About this book
The decision of Harvey Cushing to leave general surgery and concentrate on the infant field of central nervous system surgery was in retrospect a landmark in the history of neurosurgery. His concentrated work, and also that of his colleague Walter Dandy, originated with the desires of both pioneers to understand surgical anatomy and neurophysiology. The fundamental knowledge and surgical techni ques that they provided became the standard of excellence for several generations of neurosurgeons; so much so that the general belief was that the surgical techniques could not be improved upon. Twenty-five to thirty years ago microtechniques began to appear in a few surgical research centers, they were then gradually applied to clinical neurosurgery and have contributed to a new level of understanding in surgical anatomy and neurophysiology. We are now fortunate to have a new standard of morbidity and mortality in the surgical treatment of intrathecal aneurysms, angiomas, and tumors. It has been said that microneurosurgery was reaching its limits, especially when treating lesions in and around the cavernous sinus and skull base; those lesions notorious for involvement of the dural and extradural compartments, with a tendency to infiltrate adjacent nerves and blood vessels. The dangers of uncontrollable hemorrhage from the basal sinuses and post-operative CSF rhinorrhea appeared unsurmountable. The lateral aspects of the petro-clival region have been of interest to a few pioneering ENT surgeons and neurosurgeons but the cavernous sinus in most respects has remained the final unconquered summit.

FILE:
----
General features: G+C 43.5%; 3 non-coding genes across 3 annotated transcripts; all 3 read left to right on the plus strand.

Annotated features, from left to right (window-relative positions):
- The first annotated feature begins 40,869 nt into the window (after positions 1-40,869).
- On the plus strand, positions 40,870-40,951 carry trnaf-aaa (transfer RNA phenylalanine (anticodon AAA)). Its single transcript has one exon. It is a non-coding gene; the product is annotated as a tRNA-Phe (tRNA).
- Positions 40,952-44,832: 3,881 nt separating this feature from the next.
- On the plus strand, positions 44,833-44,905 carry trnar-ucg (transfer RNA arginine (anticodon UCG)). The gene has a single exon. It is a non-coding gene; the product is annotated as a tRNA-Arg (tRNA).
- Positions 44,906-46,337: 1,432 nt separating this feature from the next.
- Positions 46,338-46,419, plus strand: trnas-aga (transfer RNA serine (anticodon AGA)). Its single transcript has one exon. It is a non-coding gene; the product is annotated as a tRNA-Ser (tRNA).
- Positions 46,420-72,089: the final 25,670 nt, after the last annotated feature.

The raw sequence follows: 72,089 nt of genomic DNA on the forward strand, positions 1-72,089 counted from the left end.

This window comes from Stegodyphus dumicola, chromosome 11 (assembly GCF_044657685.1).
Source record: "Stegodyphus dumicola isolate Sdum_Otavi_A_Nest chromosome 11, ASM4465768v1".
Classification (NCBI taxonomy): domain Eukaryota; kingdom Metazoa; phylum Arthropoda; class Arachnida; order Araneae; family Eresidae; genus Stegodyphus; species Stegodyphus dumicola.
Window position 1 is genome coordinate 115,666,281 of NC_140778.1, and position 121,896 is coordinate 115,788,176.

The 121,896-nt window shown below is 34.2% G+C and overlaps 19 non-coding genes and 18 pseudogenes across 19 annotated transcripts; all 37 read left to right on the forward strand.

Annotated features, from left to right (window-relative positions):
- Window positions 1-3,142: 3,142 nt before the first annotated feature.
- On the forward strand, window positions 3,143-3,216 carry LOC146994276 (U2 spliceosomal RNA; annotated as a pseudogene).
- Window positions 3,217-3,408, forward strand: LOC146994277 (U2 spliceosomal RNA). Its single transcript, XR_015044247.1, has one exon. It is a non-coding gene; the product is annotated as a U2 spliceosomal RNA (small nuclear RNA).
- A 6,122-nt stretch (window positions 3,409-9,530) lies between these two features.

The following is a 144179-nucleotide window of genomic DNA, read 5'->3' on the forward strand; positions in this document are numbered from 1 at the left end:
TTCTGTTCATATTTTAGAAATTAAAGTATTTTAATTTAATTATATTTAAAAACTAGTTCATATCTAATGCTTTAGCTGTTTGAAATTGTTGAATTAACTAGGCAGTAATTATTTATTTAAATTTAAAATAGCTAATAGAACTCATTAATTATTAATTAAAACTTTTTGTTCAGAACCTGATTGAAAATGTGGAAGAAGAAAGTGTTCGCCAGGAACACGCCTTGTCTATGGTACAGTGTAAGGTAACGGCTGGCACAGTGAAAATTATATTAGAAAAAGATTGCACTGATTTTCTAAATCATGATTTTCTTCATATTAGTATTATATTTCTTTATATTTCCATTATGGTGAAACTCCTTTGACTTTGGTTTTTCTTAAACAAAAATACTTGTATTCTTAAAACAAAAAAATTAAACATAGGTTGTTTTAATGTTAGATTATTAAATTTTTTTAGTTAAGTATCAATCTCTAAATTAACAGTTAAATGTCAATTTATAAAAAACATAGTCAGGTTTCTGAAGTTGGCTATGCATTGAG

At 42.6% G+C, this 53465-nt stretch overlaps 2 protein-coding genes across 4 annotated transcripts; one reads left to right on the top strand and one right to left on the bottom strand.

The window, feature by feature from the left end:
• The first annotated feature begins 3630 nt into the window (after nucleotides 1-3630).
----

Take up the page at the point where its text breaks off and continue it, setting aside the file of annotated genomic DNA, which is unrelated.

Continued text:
Tumor anatomy surgery